How do you get unstuck? How do you regain the joy, intimacy, and connection you are missing? I do not have the answers, but I know it includes hard work, dedication, sweat, tears, and grit. The first step is recognizing the disconnect. We realized in January that we needed to make an effort to work on our relationship. We both wanted to create ways to prioritize, nurture, and support our relationship. Todd and I committed in January to do something together each month. We would go on a date night or an overnight trip. We did a great job of keeping this commitment until we became overwhelmed. In June, Todd’s parents were having health issues. A week into the madness of caring for Todd’s parents, followed by the Covid takeover of our home, I requested that we start the morning with each other. I asked Todd if we could enjoy a cup of coffee together (without glowing screens) before we hustled off to recover or care for others. This small action has been instrumental in closing the gap of disconnect. Just five to ten minutes at the beginning of the day has impacted our relationship positively. It is so easy to get lost in the day-to-day minutiae. It is easy to forget the things I love about my husband and to fall out of rhythm. Disconnection is easy but reconnecting is just as easy. A simple cup of coffee got us back on the same page and working as a team. Each cup of coffee together, I see characteristics and traits in Todd that made me fall in love with him in the first place.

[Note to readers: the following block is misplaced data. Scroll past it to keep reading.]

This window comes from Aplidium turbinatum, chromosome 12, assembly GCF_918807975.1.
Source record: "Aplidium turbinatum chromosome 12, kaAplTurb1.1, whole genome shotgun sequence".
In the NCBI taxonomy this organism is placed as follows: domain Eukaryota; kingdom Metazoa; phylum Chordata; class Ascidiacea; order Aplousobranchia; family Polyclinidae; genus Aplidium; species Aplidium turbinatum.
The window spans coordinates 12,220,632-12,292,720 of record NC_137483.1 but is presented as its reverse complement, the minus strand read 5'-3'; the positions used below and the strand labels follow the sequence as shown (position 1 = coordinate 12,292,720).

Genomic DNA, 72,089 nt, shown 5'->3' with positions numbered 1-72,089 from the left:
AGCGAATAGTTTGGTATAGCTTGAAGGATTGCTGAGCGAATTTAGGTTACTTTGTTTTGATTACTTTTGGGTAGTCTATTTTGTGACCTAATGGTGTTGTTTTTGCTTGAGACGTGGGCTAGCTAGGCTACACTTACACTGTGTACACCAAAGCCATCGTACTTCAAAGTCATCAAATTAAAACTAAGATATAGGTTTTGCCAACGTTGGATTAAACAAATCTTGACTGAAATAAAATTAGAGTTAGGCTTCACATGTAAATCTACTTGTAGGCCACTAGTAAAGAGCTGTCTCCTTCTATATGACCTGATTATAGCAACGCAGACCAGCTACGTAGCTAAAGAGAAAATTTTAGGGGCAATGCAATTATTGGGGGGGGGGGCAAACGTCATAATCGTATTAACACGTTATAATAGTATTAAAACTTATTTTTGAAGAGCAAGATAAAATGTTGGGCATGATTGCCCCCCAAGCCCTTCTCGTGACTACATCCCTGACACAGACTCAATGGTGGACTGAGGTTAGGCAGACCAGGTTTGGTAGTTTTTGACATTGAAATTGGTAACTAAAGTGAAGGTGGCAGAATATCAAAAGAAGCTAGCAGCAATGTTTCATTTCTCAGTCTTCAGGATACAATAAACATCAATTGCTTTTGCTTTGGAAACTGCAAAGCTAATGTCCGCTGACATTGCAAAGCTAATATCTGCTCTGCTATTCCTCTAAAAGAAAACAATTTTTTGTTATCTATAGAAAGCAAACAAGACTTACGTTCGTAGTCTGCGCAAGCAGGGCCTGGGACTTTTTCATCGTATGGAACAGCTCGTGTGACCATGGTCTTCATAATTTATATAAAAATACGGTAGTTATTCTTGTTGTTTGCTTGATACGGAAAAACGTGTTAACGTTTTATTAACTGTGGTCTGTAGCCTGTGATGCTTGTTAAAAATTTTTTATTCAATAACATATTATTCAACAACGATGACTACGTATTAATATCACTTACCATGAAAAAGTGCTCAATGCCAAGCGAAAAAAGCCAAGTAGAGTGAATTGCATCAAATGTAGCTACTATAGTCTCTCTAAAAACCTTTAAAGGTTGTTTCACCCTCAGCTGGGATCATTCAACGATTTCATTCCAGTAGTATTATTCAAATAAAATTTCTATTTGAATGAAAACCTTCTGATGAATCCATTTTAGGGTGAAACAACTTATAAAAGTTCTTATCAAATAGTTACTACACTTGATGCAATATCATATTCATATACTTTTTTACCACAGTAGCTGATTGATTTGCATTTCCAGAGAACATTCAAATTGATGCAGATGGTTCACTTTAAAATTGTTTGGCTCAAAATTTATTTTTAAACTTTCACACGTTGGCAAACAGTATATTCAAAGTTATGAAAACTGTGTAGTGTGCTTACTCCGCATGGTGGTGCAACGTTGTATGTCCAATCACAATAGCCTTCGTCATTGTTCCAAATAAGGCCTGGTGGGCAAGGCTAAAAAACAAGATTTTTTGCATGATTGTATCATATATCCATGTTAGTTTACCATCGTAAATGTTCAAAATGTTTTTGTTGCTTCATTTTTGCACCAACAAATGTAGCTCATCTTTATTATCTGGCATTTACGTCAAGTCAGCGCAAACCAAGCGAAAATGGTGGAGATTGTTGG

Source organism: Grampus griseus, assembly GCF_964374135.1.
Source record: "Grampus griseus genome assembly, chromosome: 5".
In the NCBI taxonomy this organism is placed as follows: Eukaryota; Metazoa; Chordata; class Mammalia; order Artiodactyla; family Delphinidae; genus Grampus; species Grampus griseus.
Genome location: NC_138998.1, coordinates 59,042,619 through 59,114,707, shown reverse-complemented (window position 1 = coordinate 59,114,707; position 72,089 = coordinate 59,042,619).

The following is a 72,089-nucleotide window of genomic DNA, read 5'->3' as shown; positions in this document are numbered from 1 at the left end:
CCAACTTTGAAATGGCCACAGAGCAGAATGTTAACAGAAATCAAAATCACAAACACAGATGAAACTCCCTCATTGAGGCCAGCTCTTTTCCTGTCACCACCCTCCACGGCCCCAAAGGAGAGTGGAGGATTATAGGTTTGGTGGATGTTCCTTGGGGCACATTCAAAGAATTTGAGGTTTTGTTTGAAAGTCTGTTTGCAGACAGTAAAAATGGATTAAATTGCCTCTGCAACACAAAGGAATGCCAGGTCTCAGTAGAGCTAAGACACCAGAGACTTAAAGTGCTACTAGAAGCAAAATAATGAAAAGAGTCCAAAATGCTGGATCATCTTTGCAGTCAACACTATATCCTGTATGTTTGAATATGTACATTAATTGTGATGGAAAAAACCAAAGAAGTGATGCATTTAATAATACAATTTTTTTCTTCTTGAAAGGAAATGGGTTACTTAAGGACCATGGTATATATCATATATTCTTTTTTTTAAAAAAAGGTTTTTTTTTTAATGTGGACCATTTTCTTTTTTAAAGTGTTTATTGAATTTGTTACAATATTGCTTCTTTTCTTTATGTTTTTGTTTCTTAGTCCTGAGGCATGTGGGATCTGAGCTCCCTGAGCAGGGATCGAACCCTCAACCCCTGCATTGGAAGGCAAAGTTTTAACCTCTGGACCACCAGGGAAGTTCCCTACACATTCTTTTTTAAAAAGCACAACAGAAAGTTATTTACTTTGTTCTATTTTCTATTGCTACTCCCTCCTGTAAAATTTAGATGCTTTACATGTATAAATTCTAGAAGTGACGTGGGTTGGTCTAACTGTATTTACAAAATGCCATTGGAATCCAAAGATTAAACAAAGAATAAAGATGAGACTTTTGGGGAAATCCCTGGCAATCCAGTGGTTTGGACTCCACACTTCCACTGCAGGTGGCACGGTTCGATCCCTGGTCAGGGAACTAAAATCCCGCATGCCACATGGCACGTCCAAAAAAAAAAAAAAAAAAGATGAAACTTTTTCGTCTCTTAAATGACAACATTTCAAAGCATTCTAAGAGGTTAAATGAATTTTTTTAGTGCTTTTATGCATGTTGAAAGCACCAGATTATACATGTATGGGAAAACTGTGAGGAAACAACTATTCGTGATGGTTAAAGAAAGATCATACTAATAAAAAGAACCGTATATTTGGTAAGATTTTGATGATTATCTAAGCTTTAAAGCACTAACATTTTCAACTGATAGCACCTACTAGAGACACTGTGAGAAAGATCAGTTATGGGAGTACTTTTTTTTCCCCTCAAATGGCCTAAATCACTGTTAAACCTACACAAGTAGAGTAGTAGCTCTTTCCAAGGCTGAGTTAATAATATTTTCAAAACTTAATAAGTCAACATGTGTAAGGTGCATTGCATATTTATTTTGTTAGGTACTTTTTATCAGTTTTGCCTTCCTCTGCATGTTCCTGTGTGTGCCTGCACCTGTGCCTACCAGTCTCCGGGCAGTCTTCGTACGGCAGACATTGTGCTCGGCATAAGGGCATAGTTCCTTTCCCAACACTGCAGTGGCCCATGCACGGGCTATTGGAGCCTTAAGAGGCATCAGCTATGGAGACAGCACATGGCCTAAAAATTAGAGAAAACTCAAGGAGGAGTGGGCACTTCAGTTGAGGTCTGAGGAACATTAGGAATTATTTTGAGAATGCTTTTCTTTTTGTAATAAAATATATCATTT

It takes more than a cup of coffee to maintain and grow our marriage together, but it is a starting point. The closeness I feel after this time creates a desire to spend more time together. This weekend we discussed working on a few projects in the yard. This led to us implementing the projects. We worked together outside for a few hours. We made dinner together. We went to a concert together. We build on the foundation and add other ways to connect. Connection creates a deeper connection. We know we are better as a team than we are alone. We go further and get there faster when we do it together. When we lose sight of that, it only takes a little recognition and course correction to get us back on the road and toward our destination together.

When It Rains, It Pours

I worked at Morton Salt for ten years. I have used their motto for years to describe times when it seems God is piling a lot onto my plate. “When it rains, it pours.” The motto was never meant to be used the way I use it, but that never stopped me. When it rains, salt clumps and gets hard. It will no longer flow. Morton Salt was the first salt company to add an anti-caking agent to the salt, so when it rained, it poured. 

Since my foot surgery in May, it has been pouring. A couple of weeks ago my mother-in-law started having issues. She was having balance issues and kept falling. She was also experiencing memory issues. My father-in-law needed some assistance. Todd and Justin went to Todd’s parent’s house daily to help them. A few days into the routine, Todd’s parents both tested positive for Covid. We knew there was a risk from Todd being there, but there was no one else to help. Todd continued going to his parents daily. The following Saturday, all four of us tested positive. Casa de Chaos was officially Casa de Enfermo.

Todd and Emily were down for a full week. Justin was asymptomatic. I am still testing positive and not feeling great. I just can’t seem to fight it. Our house is typical to others, we all pitch in and help, but as the mom, the majority falls on me. Everyone depends on me to take care of them, and that was no different with everyone having Covid in the house. The boys helped with Emily but the majority of her care was on me. I am certain I have not got the rest my body needs to recover. I have done the bare minimum to keep the home running. I have ordered groceries to be delivered. I do not have the energy to do much or do much well.